In the face of growing overseas influence in the market, UK construction industry consolidation is needed, the report says.
Greg Malpass, construction industry strategist, former corporate development executive at Taylor Woodrow, Tarmac and Wimpey, and now an independent mergers & acquisitions analyst, has produced a 360-page industry research report calling for UK contractors to merge to make them better able to compete against overseas competitors.
The report analyses how the UK’s biggest contractors struggle to match up to the European majors like Vinci, Skanska, Bouyges and ACS and how consolidation would strengthen them.
The call for consolidation is supported by industry veteran Sir Neville Simms, chairman of Thames Tideway, and previously chief executive of Tarmac and chairman of Carillion, who writes in the foreword: “British contractors are in danger of missing out on major international projects in the future, if they lack the financial muscle and diversity of say a £15bn-a-year contractor to handle the more complex projects.”
On the premise that further consolidation in the industry “must and will take place”, Sir Neville predicts that “increased market share, more innovation, improving profitability and more certain returns to shareholders should lead to a construction sector that in the future is both financially and operationally stronger.”
In his report, Greg Malpass writes: “With an industry plagued by wafer-thin margins and some top construction groups declaring massive losses in the last three years (eg Balfour Beatty, Laing O’Rourke) it is no longer enough for major UK companies to focus on sustaining industry standard margins.”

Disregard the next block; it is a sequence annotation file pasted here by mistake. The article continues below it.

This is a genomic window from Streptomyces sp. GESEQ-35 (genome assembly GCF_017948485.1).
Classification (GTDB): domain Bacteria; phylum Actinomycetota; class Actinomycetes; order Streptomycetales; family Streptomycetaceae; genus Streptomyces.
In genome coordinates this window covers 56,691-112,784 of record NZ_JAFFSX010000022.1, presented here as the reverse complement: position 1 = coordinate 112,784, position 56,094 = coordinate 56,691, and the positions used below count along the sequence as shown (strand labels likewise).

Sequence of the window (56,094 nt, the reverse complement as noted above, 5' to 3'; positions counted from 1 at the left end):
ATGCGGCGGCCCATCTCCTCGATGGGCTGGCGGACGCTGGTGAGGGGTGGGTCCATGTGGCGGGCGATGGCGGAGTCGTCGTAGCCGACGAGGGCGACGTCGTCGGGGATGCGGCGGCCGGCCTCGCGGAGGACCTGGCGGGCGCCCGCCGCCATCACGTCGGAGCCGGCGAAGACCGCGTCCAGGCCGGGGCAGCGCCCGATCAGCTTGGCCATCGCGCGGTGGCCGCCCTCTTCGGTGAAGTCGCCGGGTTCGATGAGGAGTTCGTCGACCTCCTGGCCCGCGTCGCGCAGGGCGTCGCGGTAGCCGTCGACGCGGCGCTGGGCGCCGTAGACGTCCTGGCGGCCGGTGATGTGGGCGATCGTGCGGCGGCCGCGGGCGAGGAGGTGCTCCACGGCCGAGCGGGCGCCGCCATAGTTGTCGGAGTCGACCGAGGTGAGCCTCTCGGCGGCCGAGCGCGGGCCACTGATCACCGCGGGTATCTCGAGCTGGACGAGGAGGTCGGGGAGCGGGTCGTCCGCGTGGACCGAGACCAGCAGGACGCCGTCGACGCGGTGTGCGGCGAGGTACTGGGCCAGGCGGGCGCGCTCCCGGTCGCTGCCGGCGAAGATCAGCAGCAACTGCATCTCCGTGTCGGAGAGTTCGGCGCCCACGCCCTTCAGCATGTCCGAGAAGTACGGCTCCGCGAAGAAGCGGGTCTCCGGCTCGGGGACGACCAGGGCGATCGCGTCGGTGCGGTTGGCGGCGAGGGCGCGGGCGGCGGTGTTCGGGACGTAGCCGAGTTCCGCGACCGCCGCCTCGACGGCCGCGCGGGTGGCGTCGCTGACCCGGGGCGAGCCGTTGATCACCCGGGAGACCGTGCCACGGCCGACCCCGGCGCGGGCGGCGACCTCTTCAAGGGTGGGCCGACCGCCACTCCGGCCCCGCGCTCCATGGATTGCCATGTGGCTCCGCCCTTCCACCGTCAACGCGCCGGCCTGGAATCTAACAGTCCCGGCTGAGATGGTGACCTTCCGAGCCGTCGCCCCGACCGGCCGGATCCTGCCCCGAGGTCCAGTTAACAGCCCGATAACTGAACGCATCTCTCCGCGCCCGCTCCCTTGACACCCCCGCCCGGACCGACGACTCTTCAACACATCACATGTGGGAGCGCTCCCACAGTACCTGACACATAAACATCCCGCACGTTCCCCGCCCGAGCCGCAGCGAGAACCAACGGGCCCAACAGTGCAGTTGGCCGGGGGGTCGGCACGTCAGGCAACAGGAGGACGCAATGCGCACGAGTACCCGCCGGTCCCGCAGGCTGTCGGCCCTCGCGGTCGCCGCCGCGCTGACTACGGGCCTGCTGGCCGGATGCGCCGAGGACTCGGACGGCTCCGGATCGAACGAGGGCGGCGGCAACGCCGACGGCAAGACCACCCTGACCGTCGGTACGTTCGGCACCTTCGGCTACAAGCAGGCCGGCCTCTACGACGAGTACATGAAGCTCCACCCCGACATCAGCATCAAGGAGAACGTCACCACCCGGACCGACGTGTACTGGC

The industry’s structure, contractor risk, and pressure on margins is holding back what are otherwise favourable infrastructure and housing sector outlooks already starting to get populated by leading European and global construction groups which operate in a different league in terms of size, financial strength and diversity, he argues.
The report concludes that consolidation will be best achieved by mergers between the strongest UK groups to benefit from synergies and strengthened balance sheets; followed by a new era of capital raising, investment and diversification strategies into higher margin expanding non-contracting and international activities, exemplified by companies such as ACS and Ferrovial of Spain, and Amec-Foster Wheeler.
Mr Malpass says that Costain has been continually punching above its weight since its near demise in the early 1990s. He says: “But its days as an independent company are probably numbered now the supportive minority shareholders have diluted their holdings and their nominees have left the board. With its cash position deteriorating somewhat, and future acquisition aspirations of any substance waning, surely it’s time to seek to be positively acquired by a larger financially robust partner who can help it back into a Tier 1 position it deserves, given its unquestionable engineering capabilities.”
Interserve is also identified as a likely merger proposed: “Interserve is a good candidate for merger to form one of the top tier construction groups in the UK. Due to its low market capitalisation, it could otherwise become an acquisition target.”
Carillion also needs to merge with someone, he argues. “There are compelling reasons why Carillion should find a large merger partner. But focusing just on Balfour Beatty’s woes since the failed merger in 2014 does not do justice to both sides of the argument. Two years since the failed buy, Carillion’s margins have declined at the operating level. Net borrowing is higher than expected and a weak pound hurts, as Carillion's private placement borrowing is denominated in US dollars.”
And the same goes for Balfour Beatty: “Balfour Beatty needs to proactively get successfully acquired or merged, asap. That way it can easily achieve synergistic savings, and provide a compelling investment case for shareholders regarding the future direction and success of the company. While it is focusing on retrenchment and consolidation in its core contracting businesses, it does not have the luxury to do what it needs to do for the longer term, which is to put in place a strategy, and the financing, for future diversification outside contracting.”